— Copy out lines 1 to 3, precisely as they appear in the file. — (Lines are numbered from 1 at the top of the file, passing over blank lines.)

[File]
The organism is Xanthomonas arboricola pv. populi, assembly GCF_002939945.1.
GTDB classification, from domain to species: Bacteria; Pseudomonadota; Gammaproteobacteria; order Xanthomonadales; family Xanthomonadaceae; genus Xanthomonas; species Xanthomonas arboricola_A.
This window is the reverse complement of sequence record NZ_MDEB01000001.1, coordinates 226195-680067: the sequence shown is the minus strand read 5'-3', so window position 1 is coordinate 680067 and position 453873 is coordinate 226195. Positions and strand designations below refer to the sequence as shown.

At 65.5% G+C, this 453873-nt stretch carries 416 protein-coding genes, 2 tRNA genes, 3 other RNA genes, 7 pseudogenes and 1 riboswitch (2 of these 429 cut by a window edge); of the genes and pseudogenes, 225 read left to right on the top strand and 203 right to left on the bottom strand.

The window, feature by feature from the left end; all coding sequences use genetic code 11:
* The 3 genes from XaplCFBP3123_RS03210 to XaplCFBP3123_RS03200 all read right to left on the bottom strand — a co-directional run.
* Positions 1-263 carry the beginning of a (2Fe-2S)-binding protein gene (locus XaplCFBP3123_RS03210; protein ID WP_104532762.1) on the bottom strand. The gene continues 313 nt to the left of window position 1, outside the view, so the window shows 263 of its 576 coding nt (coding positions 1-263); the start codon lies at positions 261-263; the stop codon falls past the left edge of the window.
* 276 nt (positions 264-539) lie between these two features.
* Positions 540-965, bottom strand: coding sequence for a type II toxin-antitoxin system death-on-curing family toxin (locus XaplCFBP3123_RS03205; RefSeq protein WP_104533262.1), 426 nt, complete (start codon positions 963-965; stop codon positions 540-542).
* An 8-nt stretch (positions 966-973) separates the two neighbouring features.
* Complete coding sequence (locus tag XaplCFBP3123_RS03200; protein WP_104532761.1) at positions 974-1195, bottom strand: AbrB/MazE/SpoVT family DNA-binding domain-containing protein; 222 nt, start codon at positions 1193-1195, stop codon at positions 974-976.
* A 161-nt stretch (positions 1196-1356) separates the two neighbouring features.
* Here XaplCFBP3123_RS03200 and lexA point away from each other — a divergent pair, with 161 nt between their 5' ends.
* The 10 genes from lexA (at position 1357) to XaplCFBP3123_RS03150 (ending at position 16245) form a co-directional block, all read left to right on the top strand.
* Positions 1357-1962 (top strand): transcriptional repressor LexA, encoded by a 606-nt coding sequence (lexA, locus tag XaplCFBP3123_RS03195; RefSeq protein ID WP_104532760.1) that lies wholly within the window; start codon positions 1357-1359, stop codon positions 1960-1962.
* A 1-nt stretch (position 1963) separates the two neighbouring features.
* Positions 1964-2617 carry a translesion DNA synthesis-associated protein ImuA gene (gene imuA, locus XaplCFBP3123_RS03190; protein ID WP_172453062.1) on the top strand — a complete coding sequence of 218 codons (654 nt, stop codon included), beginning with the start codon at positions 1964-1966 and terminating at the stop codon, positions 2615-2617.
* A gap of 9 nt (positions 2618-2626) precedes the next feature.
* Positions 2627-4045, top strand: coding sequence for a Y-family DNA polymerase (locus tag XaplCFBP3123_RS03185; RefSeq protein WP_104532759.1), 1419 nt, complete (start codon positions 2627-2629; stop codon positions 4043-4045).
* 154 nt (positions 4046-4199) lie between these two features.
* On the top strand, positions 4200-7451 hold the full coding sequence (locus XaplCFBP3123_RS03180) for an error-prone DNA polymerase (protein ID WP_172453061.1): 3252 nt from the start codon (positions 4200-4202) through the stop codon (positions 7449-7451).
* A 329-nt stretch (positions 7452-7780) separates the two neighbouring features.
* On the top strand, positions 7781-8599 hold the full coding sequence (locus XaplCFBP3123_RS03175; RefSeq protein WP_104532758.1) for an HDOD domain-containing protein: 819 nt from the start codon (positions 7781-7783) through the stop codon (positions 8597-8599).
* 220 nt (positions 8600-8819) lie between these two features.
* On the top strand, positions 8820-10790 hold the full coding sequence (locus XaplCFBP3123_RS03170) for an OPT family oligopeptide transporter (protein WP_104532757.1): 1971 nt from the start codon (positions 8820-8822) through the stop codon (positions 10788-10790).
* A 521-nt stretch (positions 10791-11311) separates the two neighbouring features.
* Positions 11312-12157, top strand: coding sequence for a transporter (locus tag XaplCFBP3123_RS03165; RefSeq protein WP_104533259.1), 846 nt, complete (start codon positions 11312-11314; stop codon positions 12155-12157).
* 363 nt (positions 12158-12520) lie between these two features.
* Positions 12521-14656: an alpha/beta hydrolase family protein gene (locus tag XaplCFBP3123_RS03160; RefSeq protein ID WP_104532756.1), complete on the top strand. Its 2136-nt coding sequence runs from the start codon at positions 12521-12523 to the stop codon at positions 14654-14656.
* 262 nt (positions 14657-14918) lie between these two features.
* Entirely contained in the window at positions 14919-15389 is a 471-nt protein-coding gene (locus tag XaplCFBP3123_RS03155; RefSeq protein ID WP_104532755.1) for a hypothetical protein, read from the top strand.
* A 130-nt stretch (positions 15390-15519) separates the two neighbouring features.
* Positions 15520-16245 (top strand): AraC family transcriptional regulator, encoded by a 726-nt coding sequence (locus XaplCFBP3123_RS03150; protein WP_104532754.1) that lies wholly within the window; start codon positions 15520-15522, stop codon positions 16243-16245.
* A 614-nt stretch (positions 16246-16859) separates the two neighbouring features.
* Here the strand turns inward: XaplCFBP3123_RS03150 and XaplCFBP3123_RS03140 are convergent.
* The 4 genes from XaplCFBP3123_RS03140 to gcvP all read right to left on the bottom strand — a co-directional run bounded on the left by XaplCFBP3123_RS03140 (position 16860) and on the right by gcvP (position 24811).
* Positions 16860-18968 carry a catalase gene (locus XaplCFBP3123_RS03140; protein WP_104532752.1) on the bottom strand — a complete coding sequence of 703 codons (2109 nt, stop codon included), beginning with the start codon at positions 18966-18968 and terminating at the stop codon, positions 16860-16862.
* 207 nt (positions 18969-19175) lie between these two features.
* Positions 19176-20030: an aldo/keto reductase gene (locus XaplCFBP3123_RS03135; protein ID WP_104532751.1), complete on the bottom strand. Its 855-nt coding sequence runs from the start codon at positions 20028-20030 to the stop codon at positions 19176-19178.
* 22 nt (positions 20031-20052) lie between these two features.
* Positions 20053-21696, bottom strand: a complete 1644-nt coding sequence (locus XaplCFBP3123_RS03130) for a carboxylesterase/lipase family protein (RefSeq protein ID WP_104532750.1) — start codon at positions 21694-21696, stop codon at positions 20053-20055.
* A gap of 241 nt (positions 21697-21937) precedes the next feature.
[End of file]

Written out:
The organism is Xanthomonas arboricola pv. populi, assembly GCF_002939945.1.
GTDB classification, from domain to species: Bacteria; Pseudomonadota; Gammaproteobacteria; order Xanthomonadales; family Xanthomonadaceae; genus Xanthomonas; species Xanthomonas arboricola_A.
This window is the reverse complement of sequence record NZ_MDEB01000001.1, coordinates 226195-680067: the sequence shown is the minus strand read 5'-3', so window position 1 is coordinate 680067 and position 453873 is coordinate 226195. Positions and strand designations below refer to the sequence as shown.